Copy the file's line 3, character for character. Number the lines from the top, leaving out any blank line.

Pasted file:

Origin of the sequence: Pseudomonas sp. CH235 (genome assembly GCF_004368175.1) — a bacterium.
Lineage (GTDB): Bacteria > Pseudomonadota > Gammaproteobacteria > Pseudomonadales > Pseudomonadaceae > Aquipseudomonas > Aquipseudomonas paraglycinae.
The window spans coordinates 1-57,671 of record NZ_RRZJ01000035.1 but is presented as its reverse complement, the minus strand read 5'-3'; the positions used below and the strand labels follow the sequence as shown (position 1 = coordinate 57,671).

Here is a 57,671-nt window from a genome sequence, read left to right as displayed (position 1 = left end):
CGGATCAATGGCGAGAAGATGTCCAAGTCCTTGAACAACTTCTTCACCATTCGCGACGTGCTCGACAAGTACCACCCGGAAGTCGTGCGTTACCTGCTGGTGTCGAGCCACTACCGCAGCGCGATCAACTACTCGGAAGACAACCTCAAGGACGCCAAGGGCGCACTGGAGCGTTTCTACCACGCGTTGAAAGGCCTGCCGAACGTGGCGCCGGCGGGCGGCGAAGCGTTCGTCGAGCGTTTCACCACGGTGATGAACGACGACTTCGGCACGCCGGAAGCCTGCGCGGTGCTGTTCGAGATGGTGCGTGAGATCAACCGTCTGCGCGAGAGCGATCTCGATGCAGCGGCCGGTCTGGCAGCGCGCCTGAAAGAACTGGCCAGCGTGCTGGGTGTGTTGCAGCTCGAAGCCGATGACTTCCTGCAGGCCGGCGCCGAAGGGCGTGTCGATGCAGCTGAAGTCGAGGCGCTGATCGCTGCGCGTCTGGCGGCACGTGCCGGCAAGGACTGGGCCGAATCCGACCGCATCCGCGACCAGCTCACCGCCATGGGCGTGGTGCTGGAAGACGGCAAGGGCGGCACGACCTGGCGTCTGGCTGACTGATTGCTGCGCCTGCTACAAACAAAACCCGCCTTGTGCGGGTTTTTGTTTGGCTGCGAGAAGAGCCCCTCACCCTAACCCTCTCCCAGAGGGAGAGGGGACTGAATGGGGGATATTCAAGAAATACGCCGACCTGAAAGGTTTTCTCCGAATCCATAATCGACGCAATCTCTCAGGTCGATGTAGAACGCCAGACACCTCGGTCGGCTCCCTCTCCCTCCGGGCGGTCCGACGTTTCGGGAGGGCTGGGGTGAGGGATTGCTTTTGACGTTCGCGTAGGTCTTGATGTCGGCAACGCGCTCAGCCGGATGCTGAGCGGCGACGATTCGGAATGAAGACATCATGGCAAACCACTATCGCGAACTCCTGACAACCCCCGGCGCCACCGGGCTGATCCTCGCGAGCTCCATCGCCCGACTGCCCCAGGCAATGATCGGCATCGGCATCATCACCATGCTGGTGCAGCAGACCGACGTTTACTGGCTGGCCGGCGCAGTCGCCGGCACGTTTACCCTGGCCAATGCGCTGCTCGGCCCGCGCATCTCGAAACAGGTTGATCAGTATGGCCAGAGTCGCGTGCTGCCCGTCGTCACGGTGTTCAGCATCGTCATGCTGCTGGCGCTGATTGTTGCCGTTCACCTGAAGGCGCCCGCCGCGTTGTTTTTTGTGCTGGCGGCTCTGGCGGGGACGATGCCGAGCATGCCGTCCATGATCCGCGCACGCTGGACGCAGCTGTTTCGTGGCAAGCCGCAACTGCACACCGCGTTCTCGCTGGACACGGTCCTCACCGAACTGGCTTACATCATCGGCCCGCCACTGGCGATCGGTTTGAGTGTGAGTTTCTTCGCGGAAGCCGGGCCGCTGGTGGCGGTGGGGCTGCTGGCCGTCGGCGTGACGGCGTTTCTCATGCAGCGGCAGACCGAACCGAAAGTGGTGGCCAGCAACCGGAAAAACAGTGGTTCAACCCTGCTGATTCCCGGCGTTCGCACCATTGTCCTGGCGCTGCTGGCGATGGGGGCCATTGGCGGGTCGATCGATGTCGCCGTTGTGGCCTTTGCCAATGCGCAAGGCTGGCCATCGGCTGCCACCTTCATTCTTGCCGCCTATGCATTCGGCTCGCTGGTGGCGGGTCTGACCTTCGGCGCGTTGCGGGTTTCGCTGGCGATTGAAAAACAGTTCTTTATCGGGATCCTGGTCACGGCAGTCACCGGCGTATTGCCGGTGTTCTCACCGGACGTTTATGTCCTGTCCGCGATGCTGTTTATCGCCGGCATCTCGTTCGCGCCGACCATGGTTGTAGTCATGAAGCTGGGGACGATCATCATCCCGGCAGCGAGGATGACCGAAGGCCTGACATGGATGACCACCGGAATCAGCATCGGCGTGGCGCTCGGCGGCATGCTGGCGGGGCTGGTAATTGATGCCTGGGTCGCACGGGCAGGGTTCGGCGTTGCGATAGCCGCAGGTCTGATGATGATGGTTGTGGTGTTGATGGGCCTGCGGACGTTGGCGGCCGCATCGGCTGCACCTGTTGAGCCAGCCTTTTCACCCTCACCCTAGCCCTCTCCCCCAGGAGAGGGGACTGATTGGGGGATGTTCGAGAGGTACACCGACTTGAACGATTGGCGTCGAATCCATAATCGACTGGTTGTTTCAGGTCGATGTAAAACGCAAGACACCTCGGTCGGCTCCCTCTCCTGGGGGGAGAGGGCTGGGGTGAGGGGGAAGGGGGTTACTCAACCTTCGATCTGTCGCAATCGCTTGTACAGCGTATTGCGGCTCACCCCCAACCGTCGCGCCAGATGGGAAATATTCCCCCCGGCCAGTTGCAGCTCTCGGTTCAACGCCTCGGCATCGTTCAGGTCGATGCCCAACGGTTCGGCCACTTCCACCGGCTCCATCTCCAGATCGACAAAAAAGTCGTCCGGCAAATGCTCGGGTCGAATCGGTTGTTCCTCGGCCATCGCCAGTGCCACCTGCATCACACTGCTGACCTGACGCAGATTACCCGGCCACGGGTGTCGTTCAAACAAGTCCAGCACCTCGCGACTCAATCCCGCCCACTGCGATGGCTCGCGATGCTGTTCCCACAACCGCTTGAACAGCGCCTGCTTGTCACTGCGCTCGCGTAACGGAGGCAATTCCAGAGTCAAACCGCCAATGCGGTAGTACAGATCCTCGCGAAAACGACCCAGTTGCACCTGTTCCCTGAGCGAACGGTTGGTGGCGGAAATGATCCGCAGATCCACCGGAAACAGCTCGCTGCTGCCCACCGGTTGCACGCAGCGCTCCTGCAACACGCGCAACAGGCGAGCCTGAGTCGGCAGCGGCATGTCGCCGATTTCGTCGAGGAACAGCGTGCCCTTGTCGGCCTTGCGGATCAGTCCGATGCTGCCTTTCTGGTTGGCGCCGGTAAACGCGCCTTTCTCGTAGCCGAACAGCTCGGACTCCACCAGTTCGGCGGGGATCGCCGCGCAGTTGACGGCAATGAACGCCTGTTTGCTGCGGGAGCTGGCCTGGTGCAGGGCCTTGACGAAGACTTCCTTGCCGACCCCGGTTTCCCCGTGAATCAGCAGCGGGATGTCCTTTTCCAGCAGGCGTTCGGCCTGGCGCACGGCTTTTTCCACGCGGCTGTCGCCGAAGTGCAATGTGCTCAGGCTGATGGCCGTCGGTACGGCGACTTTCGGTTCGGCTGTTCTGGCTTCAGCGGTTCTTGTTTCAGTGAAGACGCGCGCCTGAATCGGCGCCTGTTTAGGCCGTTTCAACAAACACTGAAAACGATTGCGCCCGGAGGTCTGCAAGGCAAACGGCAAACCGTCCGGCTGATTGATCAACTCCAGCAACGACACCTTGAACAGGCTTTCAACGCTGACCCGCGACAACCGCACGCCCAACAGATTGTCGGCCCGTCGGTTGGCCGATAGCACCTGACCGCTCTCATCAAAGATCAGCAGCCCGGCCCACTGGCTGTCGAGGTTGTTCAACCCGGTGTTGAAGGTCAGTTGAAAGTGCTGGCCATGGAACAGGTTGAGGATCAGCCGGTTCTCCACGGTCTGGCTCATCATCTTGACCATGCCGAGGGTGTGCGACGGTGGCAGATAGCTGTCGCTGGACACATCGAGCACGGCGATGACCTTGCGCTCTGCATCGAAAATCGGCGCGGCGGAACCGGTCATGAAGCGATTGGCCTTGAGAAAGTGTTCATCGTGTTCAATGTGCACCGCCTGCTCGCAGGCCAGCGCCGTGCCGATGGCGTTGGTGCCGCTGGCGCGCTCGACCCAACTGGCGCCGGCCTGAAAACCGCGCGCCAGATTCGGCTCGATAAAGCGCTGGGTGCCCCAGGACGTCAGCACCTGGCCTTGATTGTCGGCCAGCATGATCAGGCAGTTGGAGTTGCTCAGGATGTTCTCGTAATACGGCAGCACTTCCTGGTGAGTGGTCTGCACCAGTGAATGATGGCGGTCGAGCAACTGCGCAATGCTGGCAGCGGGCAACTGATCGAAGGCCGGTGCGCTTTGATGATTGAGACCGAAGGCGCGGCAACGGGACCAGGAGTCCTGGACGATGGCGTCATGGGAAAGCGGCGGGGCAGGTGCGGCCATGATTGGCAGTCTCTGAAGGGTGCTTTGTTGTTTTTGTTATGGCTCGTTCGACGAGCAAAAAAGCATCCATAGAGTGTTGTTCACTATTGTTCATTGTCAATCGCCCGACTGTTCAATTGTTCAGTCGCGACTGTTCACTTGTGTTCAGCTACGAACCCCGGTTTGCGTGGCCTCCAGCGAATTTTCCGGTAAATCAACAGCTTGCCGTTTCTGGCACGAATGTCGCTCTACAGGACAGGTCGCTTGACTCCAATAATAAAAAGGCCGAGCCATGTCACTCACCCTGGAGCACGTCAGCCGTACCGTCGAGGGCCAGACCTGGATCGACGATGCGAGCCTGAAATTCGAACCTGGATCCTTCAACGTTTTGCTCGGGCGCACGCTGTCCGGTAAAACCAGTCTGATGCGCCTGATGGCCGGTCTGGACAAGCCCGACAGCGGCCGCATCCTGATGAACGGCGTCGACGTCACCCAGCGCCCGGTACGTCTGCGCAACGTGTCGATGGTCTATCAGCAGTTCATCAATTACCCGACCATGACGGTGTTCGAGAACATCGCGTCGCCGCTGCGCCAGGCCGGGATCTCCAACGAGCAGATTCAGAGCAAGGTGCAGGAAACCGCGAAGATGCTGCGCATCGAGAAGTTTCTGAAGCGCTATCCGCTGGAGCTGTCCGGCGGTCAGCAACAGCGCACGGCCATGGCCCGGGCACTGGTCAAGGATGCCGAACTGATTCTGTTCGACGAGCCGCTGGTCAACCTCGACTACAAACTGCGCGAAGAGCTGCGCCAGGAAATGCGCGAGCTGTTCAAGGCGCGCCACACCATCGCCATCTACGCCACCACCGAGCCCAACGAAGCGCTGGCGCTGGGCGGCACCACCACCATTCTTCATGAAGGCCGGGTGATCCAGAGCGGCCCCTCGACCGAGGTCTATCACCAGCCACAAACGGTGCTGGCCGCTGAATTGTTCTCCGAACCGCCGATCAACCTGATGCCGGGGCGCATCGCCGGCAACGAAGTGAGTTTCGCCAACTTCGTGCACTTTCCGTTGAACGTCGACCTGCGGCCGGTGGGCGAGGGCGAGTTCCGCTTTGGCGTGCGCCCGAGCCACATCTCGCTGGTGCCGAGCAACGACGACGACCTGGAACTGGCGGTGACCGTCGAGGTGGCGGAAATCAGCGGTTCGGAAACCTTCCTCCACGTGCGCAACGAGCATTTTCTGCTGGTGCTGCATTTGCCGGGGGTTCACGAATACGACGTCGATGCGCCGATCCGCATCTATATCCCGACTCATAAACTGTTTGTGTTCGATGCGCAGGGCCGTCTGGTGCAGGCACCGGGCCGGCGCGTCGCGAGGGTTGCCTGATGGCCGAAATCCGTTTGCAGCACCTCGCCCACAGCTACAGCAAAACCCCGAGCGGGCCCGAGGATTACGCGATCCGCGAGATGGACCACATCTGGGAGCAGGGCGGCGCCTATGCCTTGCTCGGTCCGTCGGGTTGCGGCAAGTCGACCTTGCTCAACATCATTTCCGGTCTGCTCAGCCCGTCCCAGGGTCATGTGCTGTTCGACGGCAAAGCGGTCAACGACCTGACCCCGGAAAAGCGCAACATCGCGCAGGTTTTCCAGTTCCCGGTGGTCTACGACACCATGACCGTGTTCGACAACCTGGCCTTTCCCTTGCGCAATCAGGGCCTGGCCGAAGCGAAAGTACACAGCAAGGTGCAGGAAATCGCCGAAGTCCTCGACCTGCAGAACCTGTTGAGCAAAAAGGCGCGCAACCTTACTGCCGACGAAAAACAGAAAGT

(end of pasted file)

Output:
The window spans coordinates 1-57,671 of record NZ_RRZJ01000035.1 but is presented as its reverse complement, the minus strand read 5'-3'; the positions used below and the strand labels follow the sequence as shown (position 1 = coordinate 57,671).